Dirty Rotten Scoundrels

Movie: Directed by Frank Oz.

Inciting Event: Professional and urbane conman Lawrence meets up with small-timer Freddy on the train to France. Lawrence (the protagonist ) immediately sizes Freddy up, although Freddy remains ignorant that Lawrence is also a conman. Even though Freddy is clear an amateur, Lawrence decides it would be wisest to steer Freddy away from his own hunting grounds. He tries to lure Freddy away to Italy.

First Plot Point: After meeting one of Lawrence’s rich victims, Freddy returns to Lawrence’s villa and begs to be trained. Lawrence reluctantly agrees, but only if Freddy then promises to leave. Whereas the Inciting Event, first “brushed” them together, the First Plot Point now officially launches the relationship that will define the rest of the story.

First Pinch Point: After Lawrence tries to encourage Freddy to spend his ill-gotten gains on the arts, Freddy leaves in disgust—to Lawrence’s joy—only to return once again. He announces he has decided to stay in France where the pickings are good.

Midpoint: Lawrence and Freddy make a bet: the first man to con the American “Soap Queen” out of $50,000 must leave town for good. The bet itself occurs slightly before the Midpoint, although it is the clear turning point. This allows for the bigger scene—their first showdown, in which Freddy captures Janet’s attention by posing as a psychosomatically paralyzed naval officer—to be placed as the Midpoint scene. From this point on, both characters are in action mode, trying to get the upper hand over one another.

Second Pinch Point: Lawrence swings the bet back in his favor by posing as a German psychiatrist, who promises to “help” Freddy walk again. Although this is, again, the clear turning point, there isn’t a particularly obvious “pinch” for Lawrence. He’s on the ascendant again here and only trips briefly when one of his former victims recognizes him as “the prince.” He quickly sidesteps the problem by convincing Janet the other woman is an “incurable” former patient.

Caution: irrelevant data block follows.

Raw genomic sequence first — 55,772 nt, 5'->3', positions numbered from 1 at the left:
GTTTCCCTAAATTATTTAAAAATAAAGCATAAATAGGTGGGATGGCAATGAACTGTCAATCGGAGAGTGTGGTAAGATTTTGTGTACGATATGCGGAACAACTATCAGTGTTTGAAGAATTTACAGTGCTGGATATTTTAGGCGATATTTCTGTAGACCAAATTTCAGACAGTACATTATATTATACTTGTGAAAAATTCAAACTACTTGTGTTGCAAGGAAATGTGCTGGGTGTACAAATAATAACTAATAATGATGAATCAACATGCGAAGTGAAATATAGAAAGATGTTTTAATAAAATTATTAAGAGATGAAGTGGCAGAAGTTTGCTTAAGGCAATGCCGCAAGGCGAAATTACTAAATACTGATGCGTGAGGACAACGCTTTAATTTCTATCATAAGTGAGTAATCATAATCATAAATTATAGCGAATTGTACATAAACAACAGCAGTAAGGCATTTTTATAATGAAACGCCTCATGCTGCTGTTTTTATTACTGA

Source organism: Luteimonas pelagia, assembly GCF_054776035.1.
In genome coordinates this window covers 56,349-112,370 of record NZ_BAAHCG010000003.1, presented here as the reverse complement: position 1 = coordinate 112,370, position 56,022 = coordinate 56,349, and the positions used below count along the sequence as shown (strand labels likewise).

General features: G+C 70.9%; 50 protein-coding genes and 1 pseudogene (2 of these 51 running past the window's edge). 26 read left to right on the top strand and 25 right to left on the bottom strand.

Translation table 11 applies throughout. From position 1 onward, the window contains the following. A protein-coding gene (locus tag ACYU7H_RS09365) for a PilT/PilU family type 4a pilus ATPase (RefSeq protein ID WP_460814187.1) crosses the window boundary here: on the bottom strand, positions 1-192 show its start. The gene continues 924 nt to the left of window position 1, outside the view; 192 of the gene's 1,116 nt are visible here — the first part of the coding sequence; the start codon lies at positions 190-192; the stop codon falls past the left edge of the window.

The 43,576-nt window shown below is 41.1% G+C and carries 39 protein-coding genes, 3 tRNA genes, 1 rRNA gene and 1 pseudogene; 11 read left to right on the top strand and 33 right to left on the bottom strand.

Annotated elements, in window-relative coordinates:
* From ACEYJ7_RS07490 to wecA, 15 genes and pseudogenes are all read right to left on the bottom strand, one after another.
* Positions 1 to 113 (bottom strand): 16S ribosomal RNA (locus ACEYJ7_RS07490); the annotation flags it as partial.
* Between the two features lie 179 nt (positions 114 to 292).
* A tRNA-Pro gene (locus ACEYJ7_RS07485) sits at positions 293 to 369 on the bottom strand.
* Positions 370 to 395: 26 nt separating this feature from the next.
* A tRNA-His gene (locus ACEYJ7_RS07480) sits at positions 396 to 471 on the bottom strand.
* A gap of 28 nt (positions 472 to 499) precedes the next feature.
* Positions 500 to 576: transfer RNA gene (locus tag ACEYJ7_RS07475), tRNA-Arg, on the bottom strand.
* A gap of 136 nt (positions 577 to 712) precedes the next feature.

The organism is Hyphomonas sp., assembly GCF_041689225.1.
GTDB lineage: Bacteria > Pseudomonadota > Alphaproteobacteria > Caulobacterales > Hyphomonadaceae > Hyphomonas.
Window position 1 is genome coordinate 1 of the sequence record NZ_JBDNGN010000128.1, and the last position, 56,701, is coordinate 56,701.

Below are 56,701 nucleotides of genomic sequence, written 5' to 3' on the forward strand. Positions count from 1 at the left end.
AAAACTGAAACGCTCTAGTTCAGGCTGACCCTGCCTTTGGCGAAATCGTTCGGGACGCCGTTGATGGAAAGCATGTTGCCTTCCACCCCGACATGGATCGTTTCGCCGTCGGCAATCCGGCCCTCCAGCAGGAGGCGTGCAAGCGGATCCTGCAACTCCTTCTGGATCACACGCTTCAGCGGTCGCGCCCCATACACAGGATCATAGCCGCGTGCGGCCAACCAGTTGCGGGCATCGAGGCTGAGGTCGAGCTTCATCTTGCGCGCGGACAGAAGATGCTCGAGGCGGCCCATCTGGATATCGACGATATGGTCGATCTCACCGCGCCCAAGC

Third Plot Point: After learning Janet is not rich, as they supposed, but has sold all her belongings to pay the doctor’s “fee” for helping Freddy, Lawrence wants to call off the bet. Instead, he is kidnapped by sailors who believe they are helping Freddy as a fellow naval officer.

There isn’t an obvious low moment to be seen here (it is a comedy, after all), but Lawrence’s sobering discovery about Janet’s true financial status is enough to momentarily change up the tone of the movie.

Climax: When Janet comes sobbing into Lawrence’s villa, telling him Freddy stole all her money, Lawrence gives Janet $50,000 of his own money and makes sure she gets on the plane for home.

Climactic Moment: Freddy arrives and reveals he did not steal Janet’s money, but rather that she stole everything he had, including his clothes—and Lawrence’s $50,000. They discover a note from her, indicating she is a fellow con herself.

Resolution: Janet returns to Lawrence’s villa and partners with him and Freddy on a real estate scam.

Notes: The structure here is quite nice. The stakes (and hilarity) escalate with each structural point, taking the story in new but seamless directions.

It’s also worth noting how the structure proves that Lawrence is the protagonist and Freddy the antagonist (despite Steve Martin’s higher billing). Although both characters are “scoundrels,” the story wisely chose Lawrence as the protagonist, since his gentility and personal “code” make him far more relatable and acceptable to audiences—who are then free to be amused by Freddy’s antics without needing to approve of them in any measure.

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